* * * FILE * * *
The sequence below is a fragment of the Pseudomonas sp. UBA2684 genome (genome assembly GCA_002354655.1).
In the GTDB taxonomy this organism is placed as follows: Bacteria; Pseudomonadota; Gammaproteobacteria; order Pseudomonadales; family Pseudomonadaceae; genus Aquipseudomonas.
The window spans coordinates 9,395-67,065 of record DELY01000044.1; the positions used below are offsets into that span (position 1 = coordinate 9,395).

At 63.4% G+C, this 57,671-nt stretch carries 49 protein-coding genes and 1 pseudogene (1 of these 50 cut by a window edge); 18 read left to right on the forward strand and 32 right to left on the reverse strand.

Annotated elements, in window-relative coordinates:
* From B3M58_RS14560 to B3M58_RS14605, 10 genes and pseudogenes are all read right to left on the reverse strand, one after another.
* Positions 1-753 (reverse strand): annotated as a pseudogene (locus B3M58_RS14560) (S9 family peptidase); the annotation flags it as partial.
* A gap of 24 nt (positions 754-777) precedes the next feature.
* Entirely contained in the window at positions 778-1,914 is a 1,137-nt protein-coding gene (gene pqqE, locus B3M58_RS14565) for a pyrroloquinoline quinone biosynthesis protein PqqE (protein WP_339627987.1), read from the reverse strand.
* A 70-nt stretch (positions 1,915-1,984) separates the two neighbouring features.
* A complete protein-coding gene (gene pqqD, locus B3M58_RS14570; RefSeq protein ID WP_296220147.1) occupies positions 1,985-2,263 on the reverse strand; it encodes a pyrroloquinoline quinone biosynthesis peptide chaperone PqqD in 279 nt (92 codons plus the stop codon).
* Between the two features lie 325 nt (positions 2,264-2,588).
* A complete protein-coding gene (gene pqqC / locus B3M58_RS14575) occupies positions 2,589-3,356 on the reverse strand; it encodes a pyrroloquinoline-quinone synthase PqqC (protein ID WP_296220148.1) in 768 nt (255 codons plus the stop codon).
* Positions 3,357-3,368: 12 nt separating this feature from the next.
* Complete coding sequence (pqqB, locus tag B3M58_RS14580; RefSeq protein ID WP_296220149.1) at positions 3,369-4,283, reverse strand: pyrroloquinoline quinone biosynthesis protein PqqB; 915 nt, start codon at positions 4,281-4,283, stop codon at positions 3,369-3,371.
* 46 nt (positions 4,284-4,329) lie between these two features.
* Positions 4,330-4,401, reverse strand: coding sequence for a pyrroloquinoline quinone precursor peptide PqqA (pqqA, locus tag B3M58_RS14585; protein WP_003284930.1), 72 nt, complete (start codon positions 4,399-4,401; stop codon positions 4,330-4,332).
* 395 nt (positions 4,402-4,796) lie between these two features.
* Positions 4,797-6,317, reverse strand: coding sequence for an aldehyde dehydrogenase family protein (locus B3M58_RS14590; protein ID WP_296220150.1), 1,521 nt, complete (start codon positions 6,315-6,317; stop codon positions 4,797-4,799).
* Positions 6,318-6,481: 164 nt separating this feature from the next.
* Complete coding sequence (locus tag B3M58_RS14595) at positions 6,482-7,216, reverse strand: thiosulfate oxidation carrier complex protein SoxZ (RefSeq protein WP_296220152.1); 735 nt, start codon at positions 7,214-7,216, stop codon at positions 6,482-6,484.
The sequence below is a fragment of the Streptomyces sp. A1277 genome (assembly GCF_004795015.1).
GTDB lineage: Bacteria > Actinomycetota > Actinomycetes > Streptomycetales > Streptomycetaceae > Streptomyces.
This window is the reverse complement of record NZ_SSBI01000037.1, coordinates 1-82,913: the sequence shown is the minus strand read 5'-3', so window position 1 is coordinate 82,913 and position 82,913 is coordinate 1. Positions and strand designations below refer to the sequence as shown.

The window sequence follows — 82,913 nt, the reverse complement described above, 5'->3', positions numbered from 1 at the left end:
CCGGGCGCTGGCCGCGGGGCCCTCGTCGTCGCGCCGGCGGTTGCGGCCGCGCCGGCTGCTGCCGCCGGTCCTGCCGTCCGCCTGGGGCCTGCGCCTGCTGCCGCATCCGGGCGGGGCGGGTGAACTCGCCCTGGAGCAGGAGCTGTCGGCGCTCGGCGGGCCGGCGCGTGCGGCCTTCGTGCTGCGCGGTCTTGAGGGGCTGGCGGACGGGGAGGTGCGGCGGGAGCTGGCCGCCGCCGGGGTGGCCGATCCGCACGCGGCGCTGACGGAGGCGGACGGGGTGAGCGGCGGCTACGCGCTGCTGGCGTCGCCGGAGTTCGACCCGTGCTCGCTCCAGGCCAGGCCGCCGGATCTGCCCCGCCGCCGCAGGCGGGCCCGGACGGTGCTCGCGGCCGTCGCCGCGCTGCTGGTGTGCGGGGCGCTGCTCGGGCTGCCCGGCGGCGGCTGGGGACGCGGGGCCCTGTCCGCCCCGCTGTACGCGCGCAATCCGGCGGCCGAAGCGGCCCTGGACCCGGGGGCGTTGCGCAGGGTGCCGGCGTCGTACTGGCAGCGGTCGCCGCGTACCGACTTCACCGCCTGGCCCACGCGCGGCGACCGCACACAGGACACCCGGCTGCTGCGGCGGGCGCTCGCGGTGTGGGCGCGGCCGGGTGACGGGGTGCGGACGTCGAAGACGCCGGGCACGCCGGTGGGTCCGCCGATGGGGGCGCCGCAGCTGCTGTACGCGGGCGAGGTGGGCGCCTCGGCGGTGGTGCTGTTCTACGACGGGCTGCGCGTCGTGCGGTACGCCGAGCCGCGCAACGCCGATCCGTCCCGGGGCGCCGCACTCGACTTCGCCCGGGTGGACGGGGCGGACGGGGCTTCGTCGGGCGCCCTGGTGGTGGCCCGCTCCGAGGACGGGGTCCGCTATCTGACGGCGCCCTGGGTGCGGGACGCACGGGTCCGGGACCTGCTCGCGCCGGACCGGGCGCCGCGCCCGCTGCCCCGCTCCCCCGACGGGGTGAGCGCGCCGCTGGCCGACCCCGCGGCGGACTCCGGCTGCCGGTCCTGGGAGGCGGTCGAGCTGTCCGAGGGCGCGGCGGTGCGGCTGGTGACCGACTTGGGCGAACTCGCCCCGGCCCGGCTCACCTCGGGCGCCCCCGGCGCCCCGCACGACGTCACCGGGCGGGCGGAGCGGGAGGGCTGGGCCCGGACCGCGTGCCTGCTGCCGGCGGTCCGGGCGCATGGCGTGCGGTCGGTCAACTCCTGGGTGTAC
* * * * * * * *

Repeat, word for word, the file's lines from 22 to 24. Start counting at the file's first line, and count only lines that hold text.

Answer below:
The sequence below is a fragment of the Streptomyces sp. A1277 genome (assembly GCF_004795015.1).
GTDB lineage: Bacteria > Actinomycetota > Actinomycetes > Streptomycetales > Streptomycetaceae > Streptomyces.
This window is the reverse complement of record NZ_SSBI01000037.1, coordinates 1-82,913: the sequence shown is the minus strand read 5'-3', so window position 1 is coordinate 82,913 and position 82,913 is coordinate 1. Positions and strand designations below refer to the sequence as shown.